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Credit: Konstantin Aksenov

Social Responsibility Review – 21 June

What’s coming up

“Voice. Treaty. Truth. Let’s work together for a shared future” 

That’s this year’s NAIDOC Week theme, reflecting three key elements to the reforms set out in the Uluru Statement, “From the Heart”. Learn more about the theme. We are invited to walk in a movement for a better future. 

This year’s beautiful poster reads, “Early dawn light rises over Uluru, symbolising our continued spiritual and unbroken connection to the land. Our message, developed through generations, is echoed throughout the land: hear our voice and recognise our truth.”

Read about the artist, Charmaine Mumbulla and the meaning of her artwork “Awaken”.

Events are being held in many locations across the state.

Plastic Free July is nearly here!

Joins millions of people across the world to reduce your plastic waste. Be part of the solution to plastic pollution—so we can have cleaner streets, oceans and beautiful communities. Be part of Plastic Free July by taking the challenge to choose to refuse single-use plastics.

Resources such as posters and videos are available online.

Week in review

“Unlike any other democracy”

The Australian Human Rights Commission has said that the Australian onshore immigration detention system is becoming “more and more like prison” and unlike similar operations in any other liberal democracy. The commission’s latest report also noted that people are now being held for an average of about 500 days, and that restraints are increasingly used. Read more

Kaldor principles for refugee policy

Set out in a comprehensive paper as well as in a summary with Key Priorities, the Kaldor Centre Principles are grounded in evidence and informed by good practices, providing real-world examples of how a more humane, sustainable and manageable approach can benefit both refugees and the nation.

When Australians talk about people seeking asylum, the discussion tends to be “emotional and often not very thought through”, but the Kaldor Centre Principles for Australian Refugee Policy challenge us to change that debate, said UNSW Chancellor David Gonski AC as he launched the evidence-based policy agenda recently.

The Uniting Church has long been vocal about improving policy for people seeking asylum. Check out what the church says and compare the two.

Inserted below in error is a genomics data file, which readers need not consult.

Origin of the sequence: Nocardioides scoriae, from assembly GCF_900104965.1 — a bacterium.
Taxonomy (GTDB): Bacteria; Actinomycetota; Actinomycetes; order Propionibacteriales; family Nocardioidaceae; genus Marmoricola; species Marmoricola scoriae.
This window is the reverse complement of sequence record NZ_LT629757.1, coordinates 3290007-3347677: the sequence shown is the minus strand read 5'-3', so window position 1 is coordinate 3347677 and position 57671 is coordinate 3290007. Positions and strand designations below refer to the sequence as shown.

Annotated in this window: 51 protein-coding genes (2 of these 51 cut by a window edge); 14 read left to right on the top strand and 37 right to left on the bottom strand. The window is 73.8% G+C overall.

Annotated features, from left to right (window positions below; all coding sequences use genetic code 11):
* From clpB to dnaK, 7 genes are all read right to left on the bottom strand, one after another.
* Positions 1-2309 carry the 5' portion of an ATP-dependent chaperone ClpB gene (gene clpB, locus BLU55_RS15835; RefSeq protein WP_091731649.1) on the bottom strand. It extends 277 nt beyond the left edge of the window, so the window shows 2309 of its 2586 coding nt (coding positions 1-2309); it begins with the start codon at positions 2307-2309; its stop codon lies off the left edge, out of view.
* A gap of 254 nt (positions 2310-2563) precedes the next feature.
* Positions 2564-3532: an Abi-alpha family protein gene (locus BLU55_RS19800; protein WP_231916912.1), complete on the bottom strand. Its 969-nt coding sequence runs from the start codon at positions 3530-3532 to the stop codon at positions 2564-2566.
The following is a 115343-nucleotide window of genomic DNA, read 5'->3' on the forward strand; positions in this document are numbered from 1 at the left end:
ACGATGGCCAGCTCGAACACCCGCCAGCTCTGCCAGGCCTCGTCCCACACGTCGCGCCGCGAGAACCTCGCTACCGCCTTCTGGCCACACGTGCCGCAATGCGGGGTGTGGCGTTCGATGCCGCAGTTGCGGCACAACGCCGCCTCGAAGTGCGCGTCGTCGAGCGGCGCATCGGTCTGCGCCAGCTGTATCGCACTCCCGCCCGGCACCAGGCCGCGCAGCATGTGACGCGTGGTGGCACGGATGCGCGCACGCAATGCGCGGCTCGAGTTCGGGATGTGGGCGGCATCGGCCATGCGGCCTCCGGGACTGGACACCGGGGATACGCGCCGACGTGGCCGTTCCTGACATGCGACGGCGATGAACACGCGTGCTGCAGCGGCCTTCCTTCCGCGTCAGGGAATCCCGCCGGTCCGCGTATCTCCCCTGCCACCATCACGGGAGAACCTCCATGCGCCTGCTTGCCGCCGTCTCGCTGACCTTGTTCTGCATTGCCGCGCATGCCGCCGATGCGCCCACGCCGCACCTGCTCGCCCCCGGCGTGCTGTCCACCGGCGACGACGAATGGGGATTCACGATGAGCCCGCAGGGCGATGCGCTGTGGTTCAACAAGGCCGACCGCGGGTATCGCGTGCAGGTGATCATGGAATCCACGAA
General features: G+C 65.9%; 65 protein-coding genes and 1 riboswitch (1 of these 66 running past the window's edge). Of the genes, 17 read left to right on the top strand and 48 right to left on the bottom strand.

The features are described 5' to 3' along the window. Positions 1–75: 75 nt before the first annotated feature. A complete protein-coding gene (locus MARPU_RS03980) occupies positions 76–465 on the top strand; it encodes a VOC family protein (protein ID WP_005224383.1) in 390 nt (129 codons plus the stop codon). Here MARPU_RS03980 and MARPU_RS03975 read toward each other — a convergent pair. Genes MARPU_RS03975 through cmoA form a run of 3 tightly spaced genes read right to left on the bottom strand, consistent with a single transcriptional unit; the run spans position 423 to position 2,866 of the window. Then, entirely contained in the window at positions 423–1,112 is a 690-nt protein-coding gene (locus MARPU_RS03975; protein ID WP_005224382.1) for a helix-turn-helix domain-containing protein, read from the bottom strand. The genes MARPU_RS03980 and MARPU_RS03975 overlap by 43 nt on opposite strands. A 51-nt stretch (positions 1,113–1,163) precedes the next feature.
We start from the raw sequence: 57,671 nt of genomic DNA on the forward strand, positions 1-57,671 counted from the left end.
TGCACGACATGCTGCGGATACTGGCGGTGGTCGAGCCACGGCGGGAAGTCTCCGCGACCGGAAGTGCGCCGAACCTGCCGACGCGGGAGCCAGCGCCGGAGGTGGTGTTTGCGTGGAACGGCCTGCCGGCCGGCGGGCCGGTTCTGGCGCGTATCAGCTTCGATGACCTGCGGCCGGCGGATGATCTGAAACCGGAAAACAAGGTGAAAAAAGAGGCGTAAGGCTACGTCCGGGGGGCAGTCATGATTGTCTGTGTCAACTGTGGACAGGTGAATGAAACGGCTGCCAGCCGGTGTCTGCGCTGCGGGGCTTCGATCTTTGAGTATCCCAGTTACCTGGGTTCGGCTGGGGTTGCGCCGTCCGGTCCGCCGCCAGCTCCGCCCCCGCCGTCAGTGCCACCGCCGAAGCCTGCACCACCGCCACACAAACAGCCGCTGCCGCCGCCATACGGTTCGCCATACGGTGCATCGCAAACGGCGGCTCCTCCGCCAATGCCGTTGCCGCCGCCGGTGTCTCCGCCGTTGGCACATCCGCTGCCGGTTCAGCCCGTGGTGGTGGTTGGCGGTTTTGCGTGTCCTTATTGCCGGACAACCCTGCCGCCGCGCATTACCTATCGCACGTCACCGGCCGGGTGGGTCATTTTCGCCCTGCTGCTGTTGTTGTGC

What will Australia be like…

Economically, socially and environmentally in 2060? This is exactly the question the 2019 Australian National Outlook has investigated. This project was initiated in 2015 and was CSIRO’s first attempt to understand and analyse the connections in Australia’s physical economy many decades into the future. This new 2019 report signals a “Slow Decline” for Australia if no action is taken on the most significant challenges. But, if the challenges are tackled head on, we can look forward to a positive “Outlook Vision”. Are you concerned about opportunities for future generations? Take a look at this interesting report. UnitingCare Australia was a participant.

Our response to the “groaning of creation”

The Good Samaritan Sisters committed to ecological conversion a year ago. This article reflects on some of the challenges and the sisters’ initiatives to respond to the global environmental crisis.

“The whole creation has been groaning,” wrote Apostle Paul some 2000 years ago. This generation hears and feels that “groaning” in a new way. Read more

Women and homelessness

Women are the hidden victims of homelessness, but it isn’t just a case of sleeping rough. This may happen with the loss of a partner through divorce or death, the gender pay gap and a lack of financial skills contributing to the problem.  Older women are less likely to be sleeping on the streets. They may be in cars, or couch surfing with friends and family, or even house-sitting. This ABC News article includes in interactive map of homelessness by suburb in Australia. It is certainly eye-opening to see just how many people are without stable long-term housing. Check it out.

Mental health in rural and remote areas

In this NSW Country Hour audio presentation (12 minutes), Professor Ian Webster says that rural and remote communities are doing a lot of good work keeping an eye on locals with mental health problems. He speaks of the power of the great phrase “R U OK?” in breaking down the isolation so many experience in tough times. Communities getting together in a variety of ways can be very helpful—such as forming groups, having BBQs, providing practical support to families via their deliberate networks of relationships. Worth a listen.

Call to action

End gambling sponsorship in the AFL

The AFL has a $50 million gambling sponsorship with BetEasy, which is due for renewal. Gambling harm is pervasive in the AFL, with a recent report suggesting more than 120 players and coaches experience chronic levels of gambling harm. Some have lost more than $1 million!

The AFL needs to do more to look after players and the community, particularly our children, who are exposed to harmful gambling messages at each game. It is plastered across our TV screens, newsfeeds and stadiums.

The Uniting Church recognises the harm gambling can causes to individuals, families and the whole community. Add your voice to ask the AFL Chairman to end all gambling sponsorships in the AFL.

 

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